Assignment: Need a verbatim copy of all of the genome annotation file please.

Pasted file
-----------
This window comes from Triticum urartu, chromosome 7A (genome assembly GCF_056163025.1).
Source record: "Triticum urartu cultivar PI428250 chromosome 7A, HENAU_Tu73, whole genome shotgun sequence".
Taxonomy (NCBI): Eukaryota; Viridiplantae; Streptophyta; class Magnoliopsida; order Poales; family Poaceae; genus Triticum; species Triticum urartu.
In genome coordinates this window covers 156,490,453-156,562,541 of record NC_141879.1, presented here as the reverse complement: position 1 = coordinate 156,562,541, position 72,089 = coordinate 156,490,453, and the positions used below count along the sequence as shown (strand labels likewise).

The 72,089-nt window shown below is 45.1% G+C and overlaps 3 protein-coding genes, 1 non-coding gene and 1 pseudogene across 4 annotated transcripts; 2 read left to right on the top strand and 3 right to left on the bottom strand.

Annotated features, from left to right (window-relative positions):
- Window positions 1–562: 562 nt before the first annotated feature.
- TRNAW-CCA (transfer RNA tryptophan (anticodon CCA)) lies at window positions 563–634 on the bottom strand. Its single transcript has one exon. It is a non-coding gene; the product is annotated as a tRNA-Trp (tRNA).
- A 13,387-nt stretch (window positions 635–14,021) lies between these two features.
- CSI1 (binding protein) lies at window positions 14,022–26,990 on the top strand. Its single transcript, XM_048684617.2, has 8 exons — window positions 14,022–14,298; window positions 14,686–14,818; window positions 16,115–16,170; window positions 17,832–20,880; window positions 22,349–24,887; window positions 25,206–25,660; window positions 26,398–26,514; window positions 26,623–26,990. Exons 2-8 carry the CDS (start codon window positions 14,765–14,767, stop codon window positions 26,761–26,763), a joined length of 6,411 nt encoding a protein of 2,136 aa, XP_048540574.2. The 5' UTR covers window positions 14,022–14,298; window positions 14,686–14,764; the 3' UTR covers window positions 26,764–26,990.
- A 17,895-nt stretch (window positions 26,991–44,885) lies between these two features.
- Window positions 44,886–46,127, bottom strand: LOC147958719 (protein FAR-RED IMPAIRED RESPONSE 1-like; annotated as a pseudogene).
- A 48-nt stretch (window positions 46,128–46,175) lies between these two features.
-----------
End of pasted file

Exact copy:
This window comes from Triticum urartu, chromosome 7A (genome assembly GCF_056163025.1).
Source record: "Triticum urartu cultivar PI428250 chromosome 7A, HENAU_Tu73, whole genome shotgun sequence".
Taxonomy (NCBI): Eukaryota; Viridiplantae; Streptophyta; class Magnoliopsida; order Poales; family Poaceae; genus Triticum; species Triticum urartu.
In genome coordinates this window covers 156,490,453-156,562,541 of record NC_141879.1, presented here as the reverse complement: position 1 = coordinate 156,562,541, position 72,089 = coordinate 156,490,453, and the positions used below count along the sequence as shown (strand labels likewise).

The 72,089-nt window shown below is 45.1% G+C and overlaps 3 protein-coding genes, 1 non-coding gene and 1 pseudogene across 4 annotated transcripts; 2 read left to right on the top strand and 3 right to left on the bottom strand.

Annotated features, from left to right (window-relative positions):
- Window positions 1–562: 562 nt before the first annotated feature.
- TRNAW-CCA (transfer RNA tryptophan (anticodon CCA)) lies at window positions 563–634 on the bottom strand. Its single transcript has one exon. It is a non-coding gene; the product is annotated as a tRNA-Trp (tRNA).
- A 13,387-nt stretch (window positions 635–14,021) lies between these two features.
- CSI1 (binding protein) lies at window positions 14,022–26,990 on the top strand. Its single transcript, XM_048684617.2, has 8 exons — window positions 14,022–14,298; window positions 14,686–14,818; window positions 16,115–16,170; window positions 17,832–20,880; window positions 22,349–24,887; window positions 25,206–25,660; window positions 26,398–26,514; window positions 26,623–26,990. Exons 2-8 carry the CDS (start codon window positions 14,765–14,767, stop codon window positions 26,761–26,763), a joined length of 6,411 nt encoding a protein of 2,136 aa, XP_048540574.2. The 5' UTR covers window positions 14,022–14,298; window positions 14,686–14,764; the 3' UTR covers window positions 26,764–26,990.
- A 17,895-nt stretch (window positions 26,991–44,885) lies between these two features.
- Window positions 44,886–46,127, bottom strand: LOC147958719 (protein FAR-RED IMPAIRED RESPONSE 1-like; annotated as a pseudogene).
- A 48-nt stretch (window positions 46,128–46,175) lies between these two features.